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The Long Decline of the London Economist

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TAC-ChinaAmerica Once, long ago, at the very close of the 1970s, I discovered a most remarkable periodical.

Published on newsprint so thin as to almost be translucent, mailed out twice each fortnight tightly folded in a plain brown wrapper, it called itself a “newspaper” rather than a magazine, carried no bylines for its articles or masthead for its issues, and in its style sometimes almost seemed a strange intellectual residue of pre-war Old Europe, often ignoring the many shibboleths and taboos which so infested respectable American journalism. Its great intelligence and its plainspokenness were enormously refreshing, and with a minuscule circulation of around 50,000, few of them Americans, I felt that I had discovered a wondrous secret source of true world knowledge. Such was the old London Economist under Norman Macrae, its longtime Deputy Editor and shaping influence.

For almost twenty years I eagerly read each issue almost cover-to-cover, and was well-rewarded for my invested time. Moreover, in the blue-tinted pages of its companion Economist Intelligence Report newsletter, I read of Mikhail Gorbachev and Boris Yeltsin as rising Soviet figures, years before they ever received any mention in America’s elite media. When The Economist ran its 1985 cover highlighting the doubling of Chinese agricultural production in just seven years, I showed it round to all my friends as proof that I’d been correct during all those years I’d been predicting China’s rapid rise, and they readily conceded the point: the Oracle of London had spoken.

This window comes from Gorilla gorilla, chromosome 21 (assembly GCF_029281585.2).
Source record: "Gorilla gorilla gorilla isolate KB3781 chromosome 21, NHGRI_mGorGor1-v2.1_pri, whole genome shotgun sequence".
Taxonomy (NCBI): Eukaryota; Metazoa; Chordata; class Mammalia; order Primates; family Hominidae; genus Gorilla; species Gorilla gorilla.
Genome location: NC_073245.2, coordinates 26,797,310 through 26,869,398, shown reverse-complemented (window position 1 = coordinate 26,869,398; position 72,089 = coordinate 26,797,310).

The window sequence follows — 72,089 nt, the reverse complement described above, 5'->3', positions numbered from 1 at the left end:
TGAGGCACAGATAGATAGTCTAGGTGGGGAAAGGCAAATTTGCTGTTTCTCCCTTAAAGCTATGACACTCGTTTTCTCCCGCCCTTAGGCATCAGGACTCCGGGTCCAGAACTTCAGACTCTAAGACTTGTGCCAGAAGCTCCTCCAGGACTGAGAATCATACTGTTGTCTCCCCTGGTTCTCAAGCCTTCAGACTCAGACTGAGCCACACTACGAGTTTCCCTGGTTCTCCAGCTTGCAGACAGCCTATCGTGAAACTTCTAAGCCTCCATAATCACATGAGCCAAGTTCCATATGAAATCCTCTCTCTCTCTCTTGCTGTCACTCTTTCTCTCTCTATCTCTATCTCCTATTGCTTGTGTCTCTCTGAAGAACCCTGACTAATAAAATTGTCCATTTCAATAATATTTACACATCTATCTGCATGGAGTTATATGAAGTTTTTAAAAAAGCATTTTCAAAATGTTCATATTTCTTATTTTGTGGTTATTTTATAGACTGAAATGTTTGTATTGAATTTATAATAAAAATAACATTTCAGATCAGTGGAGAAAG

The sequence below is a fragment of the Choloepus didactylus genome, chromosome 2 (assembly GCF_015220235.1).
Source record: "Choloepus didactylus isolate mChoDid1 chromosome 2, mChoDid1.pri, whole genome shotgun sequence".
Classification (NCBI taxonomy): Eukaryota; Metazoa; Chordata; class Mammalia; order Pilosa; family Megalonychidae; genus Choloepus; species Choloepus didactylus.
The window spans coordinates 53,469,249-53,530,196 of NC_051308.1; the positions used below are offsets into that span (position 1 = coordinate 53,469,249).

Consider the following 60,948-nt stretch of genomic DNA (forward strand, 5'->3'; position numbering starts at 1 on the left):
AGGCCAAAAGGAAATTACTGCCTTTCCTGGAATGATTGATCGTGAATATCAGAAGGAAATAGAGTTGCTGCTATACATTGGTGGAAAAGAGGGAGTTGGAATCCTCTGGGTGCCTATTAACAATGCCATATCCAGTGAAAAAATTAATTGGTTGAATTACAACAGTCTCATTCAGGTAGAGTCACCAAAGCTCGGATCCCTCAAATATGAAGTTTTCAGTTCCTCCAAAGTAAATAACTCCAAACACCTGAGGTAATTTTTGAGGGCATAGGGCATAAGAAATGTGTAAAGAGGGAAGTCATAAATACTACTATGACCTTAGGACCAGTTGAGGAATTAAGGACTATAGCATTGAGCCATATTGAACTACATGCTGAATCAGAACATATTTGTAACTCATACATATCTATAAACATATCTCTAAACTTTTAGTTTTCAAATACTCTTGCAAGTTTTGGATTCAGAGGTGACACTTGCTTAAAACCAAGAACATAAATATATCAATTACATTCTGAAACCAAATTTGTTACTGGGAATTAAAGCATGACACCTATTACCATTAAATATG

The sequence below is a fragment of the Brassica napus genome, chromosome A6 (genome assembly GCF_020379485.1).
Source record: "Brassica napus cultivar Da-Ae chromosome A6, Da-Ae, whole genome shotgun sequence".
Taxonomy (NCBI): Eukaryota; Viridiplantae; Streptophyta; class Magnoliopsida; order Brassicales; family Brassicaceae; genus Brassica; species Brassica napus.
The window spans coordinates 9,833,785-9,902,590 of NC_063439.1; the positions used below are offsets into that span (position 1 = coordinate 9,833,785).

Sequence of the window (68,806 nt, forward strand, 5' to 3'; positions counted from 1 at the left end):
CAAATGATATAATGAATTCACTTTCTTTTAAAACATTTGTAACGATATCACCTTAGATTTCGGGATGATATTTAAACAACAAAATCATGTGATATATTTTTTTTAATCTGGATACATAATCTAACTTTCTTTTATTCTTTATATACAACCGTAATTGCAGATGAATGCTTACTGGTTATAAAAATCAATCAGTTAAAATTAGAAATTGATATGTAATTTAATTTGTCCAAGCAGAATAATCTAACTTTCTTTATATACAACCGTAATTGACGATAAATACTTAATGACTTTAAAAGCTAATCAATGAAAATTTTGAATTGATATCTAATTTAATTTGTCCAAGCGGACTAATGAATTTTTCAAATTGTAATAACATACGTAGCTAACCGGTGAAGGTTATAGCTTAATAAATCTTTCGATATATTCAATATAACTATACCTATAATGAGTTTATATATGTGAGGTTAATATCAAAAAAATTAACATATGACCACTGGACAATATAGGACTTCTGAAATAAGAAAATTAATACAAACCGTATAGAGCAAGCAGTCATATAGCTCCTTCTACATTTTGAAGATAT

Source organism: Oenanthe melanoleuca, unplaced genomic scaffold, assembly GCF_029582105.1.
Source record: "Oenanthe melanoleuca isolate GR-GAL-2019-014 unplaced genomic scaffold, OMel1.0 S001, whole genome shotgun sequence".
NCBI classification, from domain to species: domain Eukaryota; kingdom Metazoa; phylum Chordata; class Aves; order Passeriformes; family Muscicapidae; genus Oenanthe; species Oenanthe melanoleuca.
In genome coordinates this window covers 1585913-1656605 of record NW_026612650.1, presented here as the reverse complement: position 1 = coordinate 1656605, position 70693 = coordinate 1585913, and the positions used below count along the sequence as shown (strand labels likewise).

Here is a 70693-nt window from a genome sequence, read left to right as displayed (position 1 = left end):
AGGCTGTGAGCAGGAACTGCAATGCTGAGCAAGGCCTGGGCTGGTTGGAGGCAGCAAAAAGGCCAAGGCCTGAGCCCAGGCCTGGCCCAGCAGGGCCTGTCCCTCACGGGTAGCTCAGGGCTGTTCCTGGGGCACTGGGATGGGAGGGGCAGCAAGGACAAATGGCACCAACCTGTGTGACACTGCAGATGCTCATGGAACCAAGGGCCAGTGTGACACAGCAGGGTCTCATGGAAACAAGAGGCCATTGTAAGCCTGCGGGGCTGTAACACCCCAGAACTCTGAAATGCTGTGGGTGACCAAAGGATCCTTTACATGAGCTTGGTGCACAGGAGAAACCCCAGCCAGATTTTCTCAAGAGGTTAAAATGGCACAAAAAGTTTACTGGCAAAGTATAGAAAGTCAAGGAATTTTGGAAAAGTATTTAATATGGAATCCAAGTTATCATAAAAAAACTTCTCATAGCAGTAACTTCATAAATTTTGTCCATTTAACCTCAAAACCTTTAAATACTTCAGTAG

To some very small extent, perhaps I may even have repaid some of the benefits I received. In 1986, their editors published an especially long letter of mine, urging them to establish a regular Asia Section because of the enormously growing importance of that part of the world, and the following year they did exactly that, an important step on their path to becoming a truly global newsweekly, though there is no evidence that my suggestion played any significant role.

 

Alas, the very quality and uniqueness of the magazine proved its undoing. As years went by, more and more well-educated Americans discovered a periodical revealing ideas and facts largely ignored by our own elite newspapers, let alone Time and Newsweek aimed at ten million or more weekly readers. Whereas as late as the early 1990s, its advertising would still brag that it was *not* read by millions, by 2000 the million circulation mark had been reached, together with the enormous profitability provided by a decidedly upscale and elite readership.

But all these new subscribers were mostly affluent Americans, whose sensibilities and perspectives were quite different from that of the few tens of thousands of British who’d previously constituted the core readership. To these newcomers—and even more importantly to the wealthy advertisers they attracted—reality was bounded by The New York Times on the left and The Wall Street Journal on the right, and anything which pushed too far outside that envelope of respectable opinion was discordant, perhaps even disturbing. So as time went on, more and more of the sharp intellectual features which had once given the magazine such verve and originality were gradually sanded off, not completely, but to a considerable extent. The London Economist became just the plain Economist, rarely willing to violate the boundaries or taboos of the reigning DC/NYC neoconservative/neoliberal American Establishment, merely a smarter, better written, much deeper version of Time or Businessweek.

This sad intellectual decline became obvious to me over the last decade, as America’s post-9/11 policies, both foreign and domestic, swerved into almost total madness, yet continued to receive a mixture of support plus some occasional tut-tutting from a magazine which I had once so greatly respected. Perhaps the top editors recollected the case of their esteemed predecessor Francis Hirst, who had publicly broached the possibility of a negotiated peace to end the useless slaughter of WWI, and been summarily dismissed as editor in 1916 for his obvious lack of patriotism.